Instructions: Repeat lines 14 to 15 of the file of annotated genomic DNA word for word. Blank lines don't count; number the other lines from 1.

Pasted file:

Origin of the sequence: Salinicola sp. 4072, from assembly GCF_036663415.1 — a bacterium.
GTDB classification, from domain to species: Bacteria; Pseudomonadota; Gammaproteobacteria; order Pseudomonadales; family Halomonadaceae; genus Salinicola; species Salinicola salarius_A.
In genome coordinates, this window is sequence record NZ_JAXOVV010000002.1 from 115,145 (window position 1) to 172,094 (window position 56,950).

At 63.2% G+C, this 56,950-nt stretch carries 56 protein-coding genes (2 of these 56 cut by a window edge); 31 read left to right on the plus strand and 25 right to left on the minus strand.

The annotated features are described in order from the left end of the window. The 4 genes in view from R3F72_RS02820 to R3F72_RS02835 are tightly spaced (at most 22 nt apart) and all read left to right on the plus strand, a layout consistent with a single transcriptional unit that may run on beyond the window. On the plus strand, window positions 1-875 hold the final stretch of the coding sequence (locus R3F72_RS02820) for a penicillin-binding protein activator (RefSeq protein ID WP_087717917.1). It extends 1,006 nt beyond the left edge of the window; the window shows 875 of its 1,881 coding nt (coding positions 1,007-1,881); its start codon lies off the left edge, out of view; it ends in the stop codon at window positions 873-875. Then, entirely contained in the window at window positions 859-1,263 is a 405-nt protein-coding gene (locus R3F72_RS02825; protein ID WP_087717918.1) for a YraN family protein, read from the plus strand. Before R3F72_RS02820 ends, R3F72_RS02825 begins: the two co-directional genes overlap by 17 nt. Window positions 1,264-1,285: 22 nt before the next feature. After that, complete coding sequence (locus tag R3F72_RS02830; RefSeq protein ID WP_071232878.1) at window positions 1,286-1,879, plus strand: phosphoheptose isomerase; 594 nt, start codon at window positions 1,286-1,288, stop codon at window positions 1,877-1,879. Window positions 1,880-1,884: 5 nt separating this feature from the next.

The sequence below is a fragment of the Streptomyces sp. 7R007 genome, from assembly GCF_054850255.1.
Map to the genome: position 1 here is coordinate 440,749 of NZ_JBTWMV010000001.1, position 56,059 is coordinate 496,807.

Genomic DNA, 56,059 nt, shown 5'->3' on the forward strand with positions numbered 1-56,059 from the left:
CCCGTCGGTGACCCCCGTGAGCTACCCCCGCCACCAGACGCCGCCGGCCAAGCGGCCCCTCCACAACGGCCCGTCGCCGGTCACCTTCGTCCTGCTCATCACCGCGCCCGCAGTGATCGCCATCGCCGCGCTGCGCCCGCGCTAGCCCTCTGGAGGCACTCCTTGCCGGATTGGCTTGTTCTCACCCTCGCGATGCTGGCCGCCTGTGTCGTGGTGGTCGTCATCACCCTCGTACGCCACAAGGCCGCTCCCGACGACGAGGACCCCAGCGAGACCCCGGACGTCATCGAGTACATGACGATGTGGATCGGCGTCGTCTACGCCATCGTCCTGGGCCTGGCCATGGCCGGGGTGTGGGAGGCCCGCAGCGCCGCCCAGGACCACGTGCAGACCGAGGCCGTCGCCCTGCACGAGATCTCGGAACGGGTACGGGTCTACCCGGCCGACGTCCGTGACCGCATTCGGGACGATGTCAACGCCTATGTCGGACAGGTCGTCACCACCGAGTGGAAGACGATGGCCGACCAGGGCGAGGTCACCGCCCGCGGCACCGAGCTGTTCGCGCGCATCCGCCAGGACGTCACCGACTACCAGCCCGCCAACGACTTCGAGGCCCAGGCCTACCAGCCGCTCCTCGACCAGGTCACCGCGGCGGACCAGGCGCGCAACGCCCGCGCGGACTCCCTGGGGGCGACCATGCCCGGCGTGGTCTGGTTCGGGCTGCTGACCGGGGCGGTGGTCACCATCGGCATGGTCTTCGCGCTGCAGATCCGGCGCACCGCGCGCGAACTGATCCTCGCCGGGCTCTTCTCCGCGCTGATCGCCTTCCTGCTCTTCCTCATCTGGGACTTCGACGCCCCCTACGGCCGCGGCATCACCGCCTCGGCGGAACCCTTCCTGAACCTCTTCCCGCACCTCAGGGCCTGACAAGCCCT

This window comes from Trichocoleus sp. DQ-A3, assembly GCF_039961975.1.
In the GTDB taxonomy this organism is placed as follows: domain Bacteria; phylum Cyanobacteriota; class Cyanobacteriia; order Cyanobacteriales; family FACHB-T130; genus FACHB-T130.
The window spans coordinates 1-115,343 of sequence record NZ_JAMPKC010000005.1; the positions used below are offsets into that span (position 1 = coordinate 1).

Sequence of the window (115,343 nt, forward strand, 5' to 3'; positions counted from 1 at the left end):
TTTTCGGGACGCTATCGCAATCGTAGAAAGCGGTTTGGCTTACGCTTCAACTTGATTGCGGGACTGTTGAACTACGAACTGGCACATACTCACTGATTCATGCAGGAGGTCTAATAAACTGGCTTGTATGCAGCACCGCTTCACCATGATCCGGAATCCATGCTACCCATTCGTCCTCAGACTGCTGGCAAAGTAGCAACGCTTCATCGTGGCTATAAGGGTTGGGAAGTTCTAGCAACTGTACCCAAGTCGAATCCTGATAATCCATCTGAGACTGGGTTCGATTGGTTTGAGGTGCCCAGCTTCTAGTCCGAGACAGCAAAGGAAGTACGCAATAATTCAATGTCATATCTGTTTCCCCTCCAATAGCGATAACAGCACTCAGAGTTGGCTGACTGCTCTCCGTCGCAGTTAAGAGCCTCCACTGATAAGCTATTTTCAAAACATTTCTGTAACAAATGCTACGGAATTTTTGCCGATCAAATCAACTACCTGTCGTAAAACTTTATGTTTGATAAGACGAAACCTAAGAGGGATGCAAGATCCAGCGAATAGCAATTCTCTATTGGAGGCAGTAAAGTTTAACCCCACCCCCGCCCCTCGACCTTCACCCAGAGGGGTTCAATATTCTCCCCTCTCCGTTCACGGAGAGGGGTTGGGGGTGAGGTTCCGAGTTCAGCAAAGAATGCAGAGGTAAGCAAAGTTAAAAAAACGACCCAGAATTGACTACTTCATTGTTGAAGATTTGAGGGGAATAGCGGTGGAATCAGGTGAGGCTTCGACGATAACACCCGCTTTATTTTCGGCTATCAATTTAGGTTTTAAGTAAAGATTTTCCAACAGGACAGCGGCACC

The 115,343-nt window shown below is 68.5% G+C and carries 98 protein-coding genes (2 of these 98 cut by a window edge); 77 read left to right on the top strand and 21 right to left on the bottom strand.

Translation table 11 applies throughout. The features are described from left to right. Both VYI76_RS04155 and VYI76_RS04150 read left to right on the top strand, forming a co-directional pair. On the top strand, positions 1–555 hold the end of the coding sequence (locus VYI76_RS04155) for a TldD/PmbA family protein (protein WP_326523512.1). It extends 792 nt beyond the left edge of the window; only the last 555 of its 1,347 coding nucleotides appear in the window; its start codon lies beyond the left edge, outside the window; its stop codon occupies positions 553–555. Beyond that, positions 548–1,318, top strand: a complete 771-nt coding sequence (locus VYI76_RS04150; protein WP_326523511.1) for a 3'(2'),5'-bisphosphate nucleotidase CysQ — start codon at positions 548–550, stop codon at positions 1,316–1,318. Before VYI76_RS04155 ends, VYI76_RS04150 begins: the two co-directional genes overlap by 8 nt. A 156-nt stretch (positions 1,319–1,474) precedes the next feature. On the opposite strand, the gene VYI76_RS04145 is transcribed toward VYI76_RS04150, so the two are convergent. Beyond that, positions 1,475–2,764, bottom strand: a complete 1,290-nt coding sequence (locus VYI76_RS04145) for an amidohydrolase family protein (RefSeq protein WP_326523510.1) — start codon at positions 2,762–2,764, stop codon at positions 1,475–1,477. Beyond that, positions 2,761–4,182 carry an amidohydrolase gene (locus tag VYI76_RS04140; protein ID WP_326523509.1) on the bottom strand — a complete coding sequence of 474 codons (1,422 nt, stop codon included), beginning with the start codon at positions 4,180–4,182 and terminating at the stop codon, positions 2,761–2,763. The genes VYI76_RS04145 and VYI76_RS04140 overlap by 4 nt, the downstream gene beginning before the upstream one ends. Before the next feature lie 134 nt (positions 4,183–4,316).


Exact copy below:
TTTTCGGGACGCTATCGCAATCGTAGAAAGCGGTTTGGCTTACGCTTCAACTTGATTGCGGGACTGTTGAACTACGAACTGGCACATACTCACTGATTCATGCAGGAGGTCTAATAAACTGGCTTGTATGCAGCACCGCTTCACCATGATCCGGAATCCATGCTACCCATTCGTCCTCAGACTGCTGGCAAAGTAGCAACGCTTCATCGTGGCTATAAGGGTTGGGAAGTTCTAGCAACTGTACCCAAGTCGAATCCTGATAATCCATCTGAGACTGGGTTCGATTGGTTTGAGGTGCCCAGCTTCTAGTCCGAGACAGCAAAGGAAGTACGCAATAATTCAATGTCATATCTGTTTCCCCTCCAATAGCGATAACAGCACTCAGAGTTGGCTGACTGCTCTCCGTCGCAGTTAAGAGCCTCCACTGATAAGCTATTTTCAAAACATTTCTGTAACAAATGCTACGGAATTTTTGCCGATCAAATCAACTACCTGTCGTAAAACTTTATGTTTGATAAGACGAAACCTAAGAGGGATGCAAGATCCAGCGAATAGCAATTCTCTATTGGAGGCAGTAAAGTTTAACCCCACCCCCGCCCCTCGACCTTCACCCAGAGGGGTTCAATATTCTCCCCTCTCCGTTCACGGAGAGGGGTTGGGGGTGAGGTTCCGAGTTCAGCAAAGAATGCAGAGGTAAGCAAAGTTAAAAAAACGACCCAGAATTGACTACTTCATTGTTGAAGATTTGAGGGGAATAGCGGTGGAATCAGGTGAGGCTTCGACGATAACACCCGCTTTATTTTCGGCTATCAATTTAGGTTTTAAGTAAAGATTTTCCAACAGGACAGCGGCACC

The 115,343-nt window shown below is 68.5% G+C and carries 98 protein-coding genes (2 of these 98 cut by a window edge); 77 read left to right on the top strand and 21 right to left on the bottom strand.